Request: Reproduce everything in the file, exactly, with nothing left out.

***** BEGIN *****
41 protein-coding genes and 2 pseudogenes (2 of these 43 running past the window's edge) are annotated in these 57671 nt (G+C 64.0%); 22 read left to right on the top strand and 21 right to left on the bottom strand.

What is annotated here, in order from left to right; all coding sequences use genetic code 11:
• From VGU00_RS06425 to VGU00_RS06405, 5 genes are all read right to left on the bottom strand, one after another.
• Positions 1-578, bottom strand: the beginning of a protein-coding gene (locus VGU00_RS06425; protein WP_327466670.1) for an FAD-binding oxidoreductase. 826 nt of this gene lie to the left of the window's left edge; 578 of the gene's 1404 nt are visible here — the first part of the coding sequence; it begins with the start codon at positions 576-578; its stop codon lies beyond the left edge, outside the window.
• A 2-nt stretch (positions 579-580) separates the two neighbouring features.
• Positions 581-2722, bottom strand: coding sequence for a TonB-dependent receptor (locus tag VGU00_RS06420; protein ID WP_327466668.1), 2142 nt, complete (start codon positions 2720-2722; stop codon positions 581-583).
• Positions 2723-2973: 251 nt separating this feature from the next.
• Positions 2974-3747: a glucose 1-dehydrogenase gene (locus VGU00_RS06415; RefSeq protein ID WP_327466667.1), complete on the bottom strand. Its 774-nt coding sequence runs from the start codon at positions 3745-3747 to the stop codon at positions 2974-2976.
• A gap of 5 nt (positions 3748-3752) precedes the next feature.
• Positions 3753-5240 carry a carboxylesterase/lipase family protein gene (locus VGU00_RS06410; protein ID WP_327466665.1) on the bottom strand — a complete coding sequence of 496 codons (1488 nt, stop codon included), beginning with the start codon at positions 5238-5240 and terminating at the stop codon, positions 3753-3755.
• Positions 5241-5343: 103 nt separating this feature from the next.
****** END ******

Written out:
41 protein-coding genes and 2 pseudogenes (2 of these 43 running past the window's edge) are annotated in these 57671 nt (G+C 64.0%); 22 read left to right on the top strand and 21 right to left on the bottom strand.

What is annotated here, in order from left to right; all coding sequences use genetic code 11:
• From VGU00_RS06425 to VGU00_RS06405, 5 genes are all read right to left on the bottom strand, one after another.
• Positions 1-578, bottom strand: the beginning of a protein-coding gene (locus VGU00_RS06425; protein WP_327466670.1) for an FAD-binding oxidoreductase. 826 nt of this gene lie to the left of the window's left edge; 578 of the gene's 1404 nt are visible here — the first part of the coding sequence; it begins with the start codon at positions 576-578; its stop codon lies beyond the left edge, outside the window.
• A 2-nt stretch (positions 579-580) separates the two neighbouring features.
• Positions 581-2722, bottom strand: coding sequence for a TonB-dependent receptor (locus tag VGU00_RS06420; protein ID WP_327466668.1), 2142 nt, complete (start codon positions 2720-2722; stop codon positions 581-583).
• Positions 2723-2973: 251 nt separating this feature from the next.
• Positions 2974-3747: a glucose 1-dehydrogenase gene (locus VGU00_RS06415; RefSeq protein ID WP_327466667.1), complete on the bottom strand. Its 774-nt coding sequence runs from the start codon at positions 3745-3747 to the stop codon at positions 2974-2976.
• A gap of 5 nt (positions 3748-3752) precedes the next feature.
• Positions 3753-5240 carry a carboxylesterase/lipase family protein gene (locus VGU00_RS06410; protein ID WP_327466665.1) on the bottom strand — a complete coding sequence of 496 codons (1488 nt, stop codon included), beginning with the start codon at positions 5238-5240 and terminating at the stop codon, positions 3753-3755.
• Positions 5241-5343: 103 nt separating this feature from the next.